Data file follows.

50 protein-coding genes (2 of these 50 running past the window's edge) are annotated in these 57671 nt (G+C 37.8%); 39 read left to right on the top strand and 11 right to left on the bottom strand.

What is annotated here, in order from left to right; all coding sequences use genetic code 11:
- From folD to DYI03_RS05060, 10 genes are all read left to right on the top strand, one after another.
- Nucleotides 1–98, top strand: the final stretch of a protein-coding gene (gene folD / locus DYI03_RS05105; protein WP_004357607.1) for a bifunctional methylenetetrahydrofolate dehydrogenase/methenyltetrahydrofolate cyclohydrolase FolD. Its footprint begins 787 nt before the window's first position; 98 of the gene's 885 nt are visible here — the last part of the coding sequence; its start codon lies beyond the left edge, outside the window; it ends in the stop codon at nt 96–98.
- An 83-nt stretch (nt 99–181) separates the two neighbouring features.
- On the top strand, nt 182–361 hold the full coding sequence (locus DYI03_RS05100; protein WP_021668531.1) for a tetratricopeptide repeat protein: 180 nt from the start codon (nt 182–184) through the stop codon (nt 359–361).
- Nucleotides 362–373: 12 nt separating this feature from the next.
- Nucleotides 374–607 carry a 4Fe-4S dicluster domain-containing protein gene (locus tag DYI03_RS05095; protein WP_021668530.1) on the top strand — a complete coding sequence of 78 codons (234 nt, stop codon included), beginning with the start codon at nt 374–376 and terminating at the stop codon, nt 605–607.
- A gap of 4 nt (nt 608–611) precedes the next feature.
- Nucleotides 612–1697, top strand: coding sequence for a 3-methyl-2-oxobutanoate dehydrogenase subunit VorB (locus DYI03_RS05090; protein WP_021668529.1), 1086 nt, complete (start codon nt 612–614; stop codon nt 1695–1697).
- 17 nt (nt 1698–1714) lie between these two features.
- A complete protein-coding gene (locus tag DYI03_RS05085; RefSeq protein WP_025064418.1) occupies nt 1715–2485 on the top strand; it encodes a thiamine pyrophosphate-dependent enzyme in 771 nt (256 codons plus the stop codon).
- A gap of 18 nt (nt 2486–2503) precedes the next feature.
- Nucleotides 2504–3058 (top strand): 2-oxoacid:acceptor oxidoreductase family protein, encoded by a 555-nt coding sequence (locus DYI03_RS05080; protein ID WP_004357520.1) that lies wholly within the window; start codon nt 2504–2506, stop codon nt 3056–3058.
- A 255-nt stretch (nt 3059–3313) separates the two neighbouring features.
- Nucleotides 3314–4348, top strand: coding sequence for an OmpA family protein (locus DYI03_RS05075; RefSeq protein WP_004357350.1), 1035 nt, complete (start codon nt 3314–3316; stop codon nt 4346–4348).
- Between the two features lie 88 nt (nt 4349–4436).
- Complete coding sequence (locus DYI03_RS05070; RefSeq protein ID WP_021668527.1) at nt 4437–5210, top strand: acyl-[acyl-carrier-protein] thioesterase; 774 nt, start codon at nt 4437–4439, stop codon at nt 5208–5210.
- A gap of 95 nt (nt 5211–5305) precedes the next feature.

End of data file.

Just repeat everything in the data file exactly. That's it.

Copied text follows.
50 protein-coding genes (2 of these 50 running past the window's edge) are annotated in these 57671 nt (G+C 37.8%); 39 read left to right on the top strand and 11 right to left on the bottom strand.

What is annotated here, in order from left to right; all coding sequences use genetic code 11:
- From folD to DYI03_RS05060, 10 genes are all read left to right on the top strand, one after another.
- Nucleotides 1–98, top strand: the final stretch of a protein-coding gene (gene folD / locus DYI03_RS05105; protein WP_004357607.1) for a bifunctional methylenetetrahydrofolate dehydrogenase/methenyltetrahydrofolate cyclohydrolase FolD. Its footprint begins 787 nt before the window's first position; 98 of the gene's 885 nt are visible here — the last part of the coding sequence; its start codon lies beyond the left edge, outside the window; it ends in the stop codon at nt 96–98.
- An 83-nt stretch (nt 99–181) separates the two neighbouring features.
- On the top strand, nt 182–361 hold the full coding sequence (locus DYI03_RS05100; protein WP_021668531.1) for a tetratricopeptide repeat protein: 180 nt from the start codon (nt 182–184) through the stop codon (nt 359–361).
- Nucleotides 362–373: 12 nt separating this feature from the next.
- Nucleotides 374–607 carry a 4Fe-4S dicluster domain-containing protein gene (locus tag DYI03_RS05095; protein WP_021668530.1) on the top strand — a complete coding sequence of 78 codons (234 nt, stop codon included), beginning with the start codon at nt 374–376 and terminating at the stop codon, nt 605–607.
- A gap of 4 nt (nt 608–611) precedes the next feature.
- Nucleotides 612–1697, top strand: coding sequence for a 3-methyl-2-oxobutanoate dehydrogenase subunit VorB (locus DYI03_RS05090; protein WP_021668529.1), 1086 nt, complete (start codon nt 612–614; stop codon nt 1695–1697).
- 17 nt (nt 1698–1714) lie between these two features.
- A complete protein-coding gene (locus tag DYI03_RS05085; RefSeq protein WP_025064418.1) occupies nt 1715–2485 on the top strand; it encodes a thiamine pyrophosphate-dependent enzyme in 771 nt (256 codons plus the stop codon).
- A gap of 18 nt (nt 2486–2503) precedes the next feature.
- Nucleotides 2504–3058 (top strand): 2-oxoacid:acceptor oxidoreductase family protein, encoded by a 555-nt coding sequence (locus DYI03_RS05080; protein ID WP_004357520.1) that lies wholly within the window; start codon nt 2504–2506, stop codon nt 3056–3058.
- A 255-nt stretch (nt 3059–3313) separates the two neighbouring features.
- Nucleotides 3314–4348, top strand: coding sequence for an OmpA family protein (locus DYI03_RS05075; RefSeq protein WP_004357350.1), 1035 nt, complete (start codon nt 3314–3316; stop codon nt 4346–4348).
- Between the two features lie 88 nt (nt 4349–4436).
- Complete coding sequence (locus DYI03_RS05070; RefSeq protein ID WP_021668527.1) at nt 4437–5210, top strand: acyl-[acyl-carrier-protein] thioesterase; 774 nt, start codon at nt 4437–4439, stop codon at nt 5208–5210.
- A gap of 95 nt (nt 5211–5305) precedes the next feature.